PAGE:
So, Jimenez’s maddening inconsistency won’t be missed in Baltimore. He may make one more start next weekend at Tampa Bay and then officially end his Orioles career. If he doesn’t get the opportunity to pitch again this year, his time with the club will halt with this Orioles’ career line: 32-42, 594 1/3 innings pitched, 614 hits, 345 earned runs, 275 walks, 548 strikeouts, 83 homers allowed and a 5.22 ERA.

Yes, four years, 42 losses and a five-plus ERA does not equate to $50 million. I get it. It’s arguably the worst expenditure in franchise history.

It is a shame, though.

Partially because Orioles ownership believed contracts beyond three years for aging, free-agent pitchers were bad investments. But owner Peter Angelos altered his philosophy on the Jimenez deal because Duquette and company pushed for the signing. It turned out to be a terrible investment – and you have to wonder if the Orioles will ever dip into that end of the free-agent pool again under the Angelos family.

But this ending is also a shame because Jimenez is one of the most professional, even-tempered, decent people I’ve ever covered. For all the criticism thrown at him, Jimenez always took the ball, always met the media and always answered questions about his struggles politely and with a smile, never snapping or ducking as many would have.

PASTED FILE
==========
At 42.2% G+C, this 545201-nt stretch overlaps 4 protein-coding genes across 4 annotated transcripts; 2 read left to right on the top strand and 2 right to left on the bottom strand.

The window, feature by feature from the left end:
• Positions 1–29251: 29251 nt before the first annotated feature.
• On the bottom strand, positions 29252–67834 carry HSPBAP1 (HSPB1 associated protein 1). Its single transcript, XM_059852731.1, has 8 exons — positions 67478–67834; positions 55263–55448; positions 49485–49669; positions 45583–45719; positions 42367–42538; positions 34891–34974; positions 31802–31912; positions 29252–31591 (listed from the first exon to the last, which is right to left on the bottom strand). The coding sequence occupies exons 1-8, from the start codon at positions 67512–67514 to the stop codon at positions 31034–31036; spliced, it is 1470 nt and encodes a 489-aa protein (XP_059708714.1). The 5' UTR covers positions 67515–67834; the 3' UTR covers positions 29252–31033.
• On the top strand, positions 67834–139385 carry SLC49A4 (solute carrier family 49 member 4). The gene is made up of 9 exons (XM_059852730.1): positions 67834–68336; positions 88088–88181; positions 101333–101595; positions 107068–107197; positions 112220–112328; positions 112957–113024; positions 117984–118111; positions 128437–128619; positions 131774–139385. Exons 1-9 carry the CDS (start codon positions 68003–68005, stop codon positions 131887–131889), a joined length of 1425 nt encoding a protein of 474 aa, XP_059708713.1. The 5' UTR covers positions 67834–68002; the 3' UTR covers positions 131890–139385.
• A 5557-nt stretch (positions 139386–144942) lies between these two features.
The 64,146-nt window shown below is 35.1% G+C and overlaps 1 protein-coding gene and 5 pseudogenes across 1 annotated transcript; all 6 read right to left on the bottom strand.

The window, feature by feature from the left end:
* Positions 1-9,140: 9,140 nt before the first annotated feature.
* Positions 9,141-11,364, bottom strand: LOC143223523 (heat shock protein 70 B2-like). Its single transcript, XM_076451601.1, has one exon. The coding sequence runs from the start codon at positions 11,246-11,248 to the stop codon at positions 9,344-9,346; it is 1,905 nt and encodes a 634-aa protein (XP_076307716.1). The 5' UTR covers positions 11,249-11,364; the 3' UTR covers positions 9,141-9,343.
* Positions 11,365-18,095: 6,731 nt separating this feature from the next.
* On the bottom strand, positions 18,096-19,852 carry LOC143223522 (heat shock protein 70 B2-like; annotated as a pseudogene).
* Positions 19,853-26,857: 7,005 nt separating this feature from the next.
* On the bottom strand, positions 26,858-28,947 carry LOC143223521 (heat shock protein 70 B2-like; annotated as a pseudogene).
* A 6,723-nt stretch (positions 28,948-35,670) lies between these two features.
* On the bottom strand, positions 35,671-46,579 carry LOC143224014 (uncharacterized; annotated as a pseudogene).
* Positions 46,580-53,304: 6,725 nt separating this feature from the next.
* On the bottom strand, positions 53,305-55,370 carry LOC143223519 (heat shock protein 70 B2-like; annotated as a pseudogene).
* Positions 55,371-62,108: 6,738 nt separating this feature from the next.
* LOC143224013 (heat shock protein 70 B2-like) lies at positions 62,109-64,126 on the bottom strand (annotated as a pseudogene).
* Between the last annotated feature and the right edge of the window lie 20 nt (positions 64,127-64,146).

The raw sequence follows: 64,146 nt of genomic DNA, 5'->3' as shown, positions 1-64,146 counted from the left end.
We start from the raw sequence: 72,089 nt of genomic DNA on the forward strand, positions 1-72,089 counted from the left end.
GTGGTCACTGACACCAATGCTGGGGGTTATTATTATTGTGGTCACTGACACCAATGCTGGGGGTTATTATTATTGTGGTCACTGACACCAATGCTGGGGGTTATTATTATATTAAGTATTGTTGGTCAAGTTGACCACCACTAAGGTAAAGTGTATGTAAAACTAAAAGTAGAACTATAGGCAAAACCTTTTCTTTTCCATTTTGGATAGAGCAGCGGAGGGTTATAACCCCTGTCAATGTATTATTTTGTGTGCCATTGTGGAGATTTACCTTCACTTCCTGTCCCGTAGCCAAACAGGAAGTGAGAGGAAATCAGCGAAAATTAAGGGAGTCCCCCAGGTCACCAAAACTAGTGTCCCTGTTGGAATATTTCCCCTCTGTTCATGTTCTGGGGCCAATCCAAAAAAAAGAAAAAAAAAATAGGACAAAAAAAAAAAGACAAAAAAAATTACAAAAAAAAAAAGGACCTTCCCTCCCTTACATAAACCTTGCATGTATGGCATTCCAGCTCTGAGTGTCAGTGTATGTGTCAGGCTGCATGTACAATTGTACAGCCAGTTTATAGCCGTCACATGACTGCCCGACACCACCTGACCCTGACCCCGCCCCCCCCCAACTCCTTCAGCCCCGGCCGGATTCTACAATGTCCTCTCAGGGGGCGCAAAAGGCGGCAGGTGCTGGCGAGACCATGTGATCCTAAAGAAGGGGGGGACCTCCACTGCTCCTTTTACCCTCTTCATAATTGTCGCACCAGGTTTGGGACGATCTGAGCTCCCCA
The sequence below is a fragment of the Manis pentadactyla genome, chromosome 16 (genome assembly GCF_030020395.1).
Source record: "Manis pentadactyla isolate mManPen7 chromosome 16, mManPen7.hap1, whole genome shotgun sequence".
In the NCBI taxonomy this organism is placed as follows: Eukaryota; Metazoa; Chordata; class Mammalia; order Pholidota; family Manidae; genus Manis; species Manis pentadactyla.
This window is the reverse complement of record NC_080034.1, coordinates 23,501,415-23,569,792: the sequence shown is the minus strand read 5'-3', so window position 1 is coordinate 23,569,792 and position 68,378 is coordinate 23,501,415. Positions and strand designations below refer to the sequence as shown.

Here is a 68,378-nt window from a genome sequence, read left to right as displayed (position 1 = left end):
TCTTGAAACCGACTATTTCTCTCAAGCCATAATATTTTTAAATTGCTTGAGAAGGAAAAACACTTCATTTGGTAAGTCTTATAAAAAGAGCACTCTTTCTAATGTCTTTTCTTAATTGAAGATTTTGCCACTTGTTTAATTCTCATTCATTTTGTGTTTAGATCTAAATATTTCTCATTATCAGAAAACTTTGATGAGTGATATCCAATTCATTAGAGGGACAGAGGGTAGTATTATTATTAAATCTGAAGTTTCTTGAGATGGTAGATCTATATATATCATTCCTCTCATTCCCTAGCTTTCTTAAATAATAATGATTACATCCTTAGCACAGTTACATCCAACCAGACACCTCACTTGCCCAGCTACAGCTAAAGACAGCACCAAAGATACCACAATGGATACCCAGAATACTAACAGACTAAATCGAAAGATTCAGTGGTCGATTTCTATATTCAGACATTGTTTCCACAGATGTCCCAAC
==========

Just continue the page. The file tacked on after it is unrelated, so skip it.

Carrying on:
This year, I predicted Jimenez would have a strong season, because he was facing free agency, and because he had a mini-resurgence in the second half of 2016. It was part logic and part gut feeling. And I think, also, deep down I wanted to see this guy have success for his sake, his sanity. Good things happening to good people.

But it wasn’t meant to be. The difficulty of pitching in the majors won out over a good story. As it often does.

And, on Friday night, Jimenez stood on the Camden Yards mound one last time in a black Orioles’ jersey.

Sadly, predictably, it didn’t end well.



  1. bigdaddydk